I appreciate you taking the time to go over the characteristics of prints from that period.

Linda
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Old 12-08-2003, 07:32 AM
LindaJ LindaJ is offline
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Flora said
Quote:
agree with Leah on "flattening the contrast" and on the fact that you did a great job!
Thanks, Flora! Yup, Alicia said that is what she is looking for. If you could just tell me the basic steps, I'd appreciate it. It never occured to me to change the contrast and, alas, I've never done much with channels so this will be good practice.

It is interesting to me that both my stepdaughter and my Daughter-in-law keep saying they want pictures that look OLD so I guess I'd better develope some "reverse restoration" skills.

I have Katrin's first book - should have checked it. I need to get her second one.

Thanks,

LindaJ
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Old 12-08-2003, 01:20 PM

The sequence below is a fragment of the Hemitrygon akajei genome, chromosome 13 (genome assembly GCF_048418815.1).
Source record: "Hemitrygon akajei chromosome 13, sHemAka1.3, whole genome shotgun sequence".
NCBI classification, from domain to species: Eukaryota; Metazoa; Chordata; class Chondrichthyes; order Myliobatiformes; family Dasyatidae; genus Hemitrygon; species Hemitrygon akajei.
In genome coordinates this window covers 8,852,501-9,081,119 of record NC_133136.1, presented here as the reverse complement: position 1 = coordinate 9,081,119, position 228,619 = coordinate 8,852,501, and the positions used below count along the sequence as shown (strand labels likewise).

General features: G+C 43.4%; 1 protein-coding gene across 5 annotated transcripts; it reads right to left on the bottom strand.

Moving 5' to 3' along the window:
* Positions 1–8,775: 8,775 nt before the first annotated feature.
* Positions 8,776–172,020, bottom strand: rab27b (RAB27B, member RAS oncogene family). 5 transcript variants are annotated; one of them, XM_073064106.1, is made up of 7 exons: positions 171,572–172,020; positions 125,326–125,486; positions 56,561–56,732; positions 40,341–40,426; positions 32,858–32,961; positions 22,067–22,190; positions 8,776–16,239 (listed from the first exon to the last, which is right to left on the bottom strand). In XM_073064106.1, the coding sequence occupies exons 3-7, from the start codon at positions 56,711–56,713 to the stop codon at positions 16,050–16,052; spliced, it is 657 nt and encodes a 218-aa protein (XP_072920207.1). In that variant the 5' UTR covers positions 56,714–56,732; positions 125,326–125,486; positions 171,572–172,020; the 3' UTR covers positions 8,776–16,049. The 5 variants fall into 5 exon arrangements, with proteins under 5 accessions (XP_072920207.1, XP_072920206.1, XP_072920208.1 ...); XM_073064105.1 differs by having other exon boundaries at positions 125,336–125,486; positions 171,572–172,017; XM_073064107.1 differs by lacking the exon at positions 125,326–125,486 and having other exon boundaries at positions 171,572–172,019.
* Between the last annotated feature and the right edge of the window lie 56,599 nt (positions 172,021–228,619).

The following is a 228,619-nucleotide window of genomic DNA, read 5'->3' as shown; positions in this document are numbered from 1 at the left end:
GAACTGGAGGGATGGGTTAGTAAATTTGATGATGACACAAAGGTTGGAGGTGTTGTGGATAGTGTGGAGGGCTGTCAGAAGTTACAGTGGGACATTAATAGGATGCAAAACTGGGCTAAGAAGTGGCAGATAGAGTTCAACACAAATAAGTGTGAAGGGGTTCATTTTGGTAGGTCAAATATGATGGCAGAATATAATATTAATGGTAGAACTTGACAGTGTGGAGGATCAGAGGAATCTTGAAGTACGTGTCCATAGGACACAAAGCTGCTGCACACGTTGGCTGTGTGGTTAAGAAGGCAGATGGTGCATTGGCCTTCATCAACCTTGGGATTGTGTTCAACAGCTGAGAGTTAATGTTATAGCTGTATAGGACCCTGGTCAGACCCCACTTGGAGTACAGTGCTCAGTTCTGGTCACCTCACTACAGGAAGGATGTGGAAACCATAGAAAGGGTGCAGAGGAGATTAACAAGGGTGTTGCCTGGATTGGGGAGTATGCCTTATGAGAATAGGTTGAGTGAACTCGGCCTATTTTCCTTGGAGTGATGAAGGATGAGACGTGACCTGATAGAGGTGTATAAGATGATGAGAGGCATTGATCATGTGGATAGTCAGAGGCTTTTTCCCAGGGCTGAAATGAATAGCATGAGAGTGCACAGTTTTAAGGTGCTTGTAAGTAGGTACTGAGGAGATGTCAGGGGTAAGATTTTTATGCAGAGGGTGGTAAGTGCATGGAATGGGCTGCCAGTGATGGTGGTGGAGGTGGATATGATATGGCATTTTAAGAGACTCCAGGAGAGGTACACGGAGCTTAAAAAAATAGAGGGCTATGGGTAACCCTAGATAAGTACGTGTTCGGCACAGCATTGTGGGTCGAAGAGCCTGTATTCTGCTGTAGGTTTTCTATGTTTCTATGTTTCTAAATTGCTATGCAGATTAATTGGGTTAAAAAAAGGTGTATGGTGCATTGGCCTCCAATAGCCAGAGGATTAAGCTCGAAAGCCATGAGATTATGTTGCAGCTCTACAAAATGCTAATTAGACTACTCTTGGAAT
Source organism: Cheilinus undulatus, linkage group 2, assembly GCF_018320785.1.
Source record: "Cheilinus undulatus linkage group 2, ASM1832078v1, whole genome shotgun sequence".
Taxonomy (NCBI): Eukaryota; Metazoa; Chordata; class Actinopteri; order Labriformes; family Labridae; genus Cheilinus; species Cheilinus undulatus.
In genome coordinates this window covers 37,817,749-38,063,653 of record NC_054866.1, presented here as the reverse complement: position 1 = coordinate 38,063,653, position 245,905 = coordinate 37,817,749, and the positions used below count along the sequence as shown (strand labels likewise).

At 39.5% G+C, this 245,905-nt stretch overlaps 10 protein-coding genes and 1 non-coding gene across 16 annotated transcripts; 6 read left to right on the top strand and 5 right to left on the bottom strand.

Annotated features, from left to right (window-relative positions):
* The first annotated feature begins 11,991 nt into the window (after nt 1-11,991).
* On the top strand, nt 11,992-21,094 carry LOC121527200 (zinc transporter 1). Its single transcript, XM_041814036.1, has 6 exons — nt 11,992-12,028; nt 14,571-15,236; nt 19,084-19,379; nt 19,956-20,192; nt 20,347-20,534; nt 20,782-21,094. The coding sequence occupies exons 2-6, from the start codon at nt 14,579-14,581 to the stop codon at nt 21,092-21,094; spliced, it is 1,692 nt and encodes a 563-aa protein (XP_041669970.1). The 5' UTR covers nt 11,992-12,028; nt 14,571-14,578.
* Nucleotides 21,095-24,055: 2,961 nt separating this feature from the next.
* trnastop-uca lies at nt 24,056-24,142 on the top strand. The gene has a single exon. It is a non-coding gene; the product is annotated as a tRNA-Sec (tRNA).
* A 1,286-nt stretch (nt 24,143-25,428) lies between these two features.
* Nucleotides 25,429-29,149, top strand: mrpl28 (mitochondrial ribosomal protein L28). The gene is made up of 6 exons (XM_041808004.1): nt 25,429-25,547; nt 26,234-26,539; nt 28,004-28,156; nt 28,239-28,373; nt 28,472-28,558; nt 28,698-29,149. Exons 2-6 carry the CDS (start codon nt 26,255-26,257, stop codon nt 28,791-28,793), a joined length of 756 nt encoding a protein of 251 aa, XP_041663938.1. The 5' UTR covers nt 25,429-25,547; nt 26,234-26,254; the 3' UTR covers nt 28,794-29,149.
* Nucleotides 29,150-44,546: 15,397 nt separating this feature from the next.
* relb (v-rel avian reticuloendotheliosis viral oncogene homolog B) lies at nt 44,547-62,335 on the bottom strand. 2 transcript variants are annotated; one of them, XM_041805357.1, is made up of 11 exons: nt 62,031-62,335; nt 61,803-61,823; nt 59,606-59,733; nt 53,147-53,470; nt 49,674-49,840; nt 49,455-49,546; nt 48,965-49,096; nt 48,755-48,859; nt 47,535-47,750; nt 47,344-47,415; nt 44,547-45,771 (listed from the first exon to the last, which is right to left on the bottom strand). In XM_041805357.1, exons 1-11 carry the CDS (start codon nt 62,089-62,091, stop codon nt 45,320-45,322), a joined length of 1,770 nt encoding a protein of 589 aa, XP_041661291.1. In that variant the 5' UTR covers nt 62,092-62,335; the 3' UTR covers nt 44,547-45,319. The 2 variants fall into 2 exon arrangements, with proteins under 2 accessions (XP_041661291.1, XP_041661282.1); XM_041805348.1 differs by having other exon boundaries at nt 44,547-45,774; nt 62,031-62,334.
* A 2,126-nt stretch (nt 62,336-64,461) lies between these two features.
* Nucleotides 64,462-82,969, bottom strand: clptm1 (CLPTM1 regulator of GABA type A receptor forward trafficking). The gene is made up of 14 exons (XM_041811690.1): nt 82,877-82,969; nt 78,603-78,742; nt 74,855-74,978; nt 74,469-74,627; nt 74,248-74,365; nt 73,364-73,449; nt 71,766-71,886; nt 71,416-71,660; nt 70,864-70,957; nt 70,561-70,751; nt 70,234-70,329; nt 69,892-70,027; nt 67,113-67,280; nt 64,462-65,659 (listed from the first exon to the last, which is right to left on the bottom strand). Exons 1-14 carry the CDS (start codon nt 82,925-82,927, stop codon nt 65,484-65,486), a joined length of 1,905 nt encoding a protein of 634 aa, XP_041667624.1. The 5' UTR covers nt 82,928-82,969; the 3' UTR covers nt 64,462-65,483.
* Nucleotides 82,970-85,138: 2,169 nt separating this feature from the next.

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Flora Flora is offline
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Quote:
Originally posted by LindaJ
It is interesting to me that both my stepdaughter and my Daughter-in-law keep saying they want pictures that look OLD so I guess I'd better develope some "reverse restoration" skills.

I have Katrin's first book - should have checked it. I need to get her second one.

Thanks,
.... Just like with the songs of the '60s ... (my time....)

Anyway, here are the steps I took with your picture:

1) Duplicate layer
2) Gaussian Blur: Radius: 0.3 pixels
3) Add Noise: Uniform, Monochromatic, Amount: 1%

In the 'Channels'Palette:
4) Select red channel :Image>Adjustments>Brightness/Contrast
Brightness: 25
Contrast: -60
5) Select green channel:Image>Adjustments>Brightness/Contrast
Brightness: -40
Contrast: -25
6) Select blue channel :Image>Adjustments>Brightness/Contrast
Brightness: -51
7) Select RGB channel (composite view).

Back to the Layers Palette:
8) Create a Levels Adjustment Layer:
Composite Channel (RGB):
Input: 0, 1.1, 208
Red Channel:
Input: 0, 0.7, 230
Blue Channel:
Input: 0, 0.88,242
Output: 5, 250